Identifying Real Silk Saree Pluck a few silk threads and burn them. If the saree is authentic, the ash left behind by the burnt silk thread would smell like burnt leather or hair. Alternatively, you can also check for the silk mark label awarded only to pure Kanjivaram silk sarees by the Silk Board of India. Pure hand-woven Banarasi saree shall have floats on its reverse side. Alternatively, you can look for pin holes in the saree's selvage. Finally, make sure it has an authentic silk mark label.
Types The most common Kanjivaram sarees are traditional Kanjivaram, plain Kanjivaram with golden border, temple design Kanjivaram, and floral design Kanjivaram. Banarasi sarees can be segregated based on the weaving technique employed. These include Kadhua sarees, Kadiyal sarees, Minakari sarees, and Tanchoi sarees.
Colors Kanjivaram sarees are worn during festive occasions and are generally available in bright hues such as crimson red, emerald green, and royal blue. The famous bridal Banarasi sarees come in deep shades of red. However, weaves of different hues and shades, from glimmering purple to subtle beige, are available.
Special Features The body of the saree and its border are woven in different colors. In a pure Kanjivaram saree, the body and border are woven separately. Later, they are joined together through a process known as Petni. Banarasi sarees, at times, use motifs inspired by diverse Indian weaving traditions. These include the Banarasi Paithani, Jamawar, and Patola saree.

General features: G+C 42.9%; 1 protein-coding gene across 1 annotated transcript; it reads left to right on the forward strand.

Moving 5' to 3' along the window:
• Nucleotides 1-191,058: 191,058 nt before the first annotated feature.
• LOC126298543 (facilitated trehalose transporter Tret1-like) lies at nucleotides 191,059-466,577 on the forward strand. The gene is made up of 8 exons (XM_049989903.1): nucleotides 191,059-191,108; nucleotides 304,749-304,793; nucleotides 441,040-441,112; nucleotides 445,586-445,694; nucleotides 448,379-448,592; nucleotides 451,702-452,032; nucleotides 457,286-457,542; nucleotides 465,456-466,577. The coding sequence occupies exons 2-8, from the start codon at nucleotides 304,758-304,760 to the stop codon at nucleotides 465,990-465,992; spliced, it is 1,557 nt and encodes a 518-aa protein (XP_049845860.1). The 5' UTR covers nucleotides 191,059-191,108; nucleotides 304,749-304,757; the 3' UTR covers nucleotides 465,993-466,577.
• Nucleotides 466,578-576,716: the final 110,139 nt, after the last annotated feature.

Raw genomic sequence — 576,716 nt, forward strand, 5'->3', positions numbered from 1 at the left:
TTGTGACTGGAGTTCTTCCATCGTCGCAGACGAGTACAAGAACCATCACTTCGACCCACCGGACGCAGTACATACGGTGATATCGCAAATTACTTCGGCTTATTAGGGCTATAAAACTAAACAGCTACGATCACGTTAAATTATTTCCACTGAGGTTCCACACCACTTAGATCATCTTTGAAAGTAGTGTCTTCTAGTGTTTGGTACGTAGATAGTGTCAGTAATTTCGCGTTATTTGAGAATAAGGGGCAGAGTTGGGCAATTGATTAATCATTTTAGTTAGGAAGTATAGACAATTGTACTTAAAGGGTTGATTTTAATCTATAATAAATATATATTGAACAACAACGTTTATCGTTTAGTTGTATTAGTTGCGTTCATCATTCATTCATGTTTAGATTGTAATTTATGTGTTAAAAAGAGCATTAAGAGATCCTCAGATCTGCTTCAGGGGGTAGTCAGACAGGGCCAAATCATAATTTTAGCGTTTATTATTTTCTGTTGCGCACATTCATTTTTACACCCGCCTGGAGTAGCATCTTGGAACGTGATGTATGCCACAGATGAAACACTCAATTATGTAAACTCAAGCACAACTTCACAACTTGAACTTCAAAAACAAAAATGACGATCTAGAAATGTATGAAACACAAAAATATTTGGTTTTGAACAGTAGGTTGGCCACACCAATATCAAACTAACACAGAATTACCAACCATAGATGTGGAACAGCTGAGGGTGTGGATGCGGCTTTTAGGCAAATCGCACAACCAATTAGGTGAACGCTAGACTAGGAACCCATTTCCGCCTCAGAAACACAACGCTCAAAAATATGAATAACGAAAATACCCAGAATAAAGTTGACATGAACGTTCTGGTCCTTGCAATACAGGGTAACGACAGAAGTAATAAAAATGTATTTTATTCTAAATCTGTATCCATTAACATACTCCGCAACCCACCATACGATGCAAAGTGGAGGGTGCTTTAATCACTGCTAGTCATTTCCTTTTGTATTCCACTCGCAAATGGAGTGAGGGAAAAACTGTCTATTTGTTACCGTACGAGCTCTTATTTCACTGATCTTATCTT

Final Words

The critical differences between Kanjivaram and Banarasi sarees are in the fabric, motifs, and weaving techniques employed. Whether you are looking for a fascinating weave for your special day or a dazzling festive attire, these silk sarees would be a perfect addition to your wardrobe. If you are rather baffled about finding a trusted shop from which to buy pure silk sarees, you needn't look much further. Pure Elegance has curated a catalog of the finest silk sarees.

FAQs

Banarasi Silk Saree vs. Kanchipuram: Which is More Preferable?

Both weaves have several distinct characteristics that make them unique. So, it boils down to personal preferences. If you prefer traditional Indian motifs over Mughal-inspired motifs, you can choose Kanjivaram sarees.

How can I identify pure Kanjivaram silk?

You can identify pure Kanjivaram silk using these methods:
  • The Burn Test: Burn a few silk threads from the saree. If the ash emanates an odor similar to that of burned leather or hair, it is pure silk.
  • Silk mark: Ensure the saree comes with an authentic silk label issued by the Silk Board of India.

How can I identify pure Banarasi silk?

Pure Banarasi silk can be identified using these methods:
  • Reverse Test: In pure hand-woven saree, you can find floats on the reverse end of the saree
  • Look for pinholes in the saree's hem, which is a sign of authenticity.
  • Ensure the saree has an authentic silk mark label issued by the Silk Board of India.

Article By : Sudip Ghose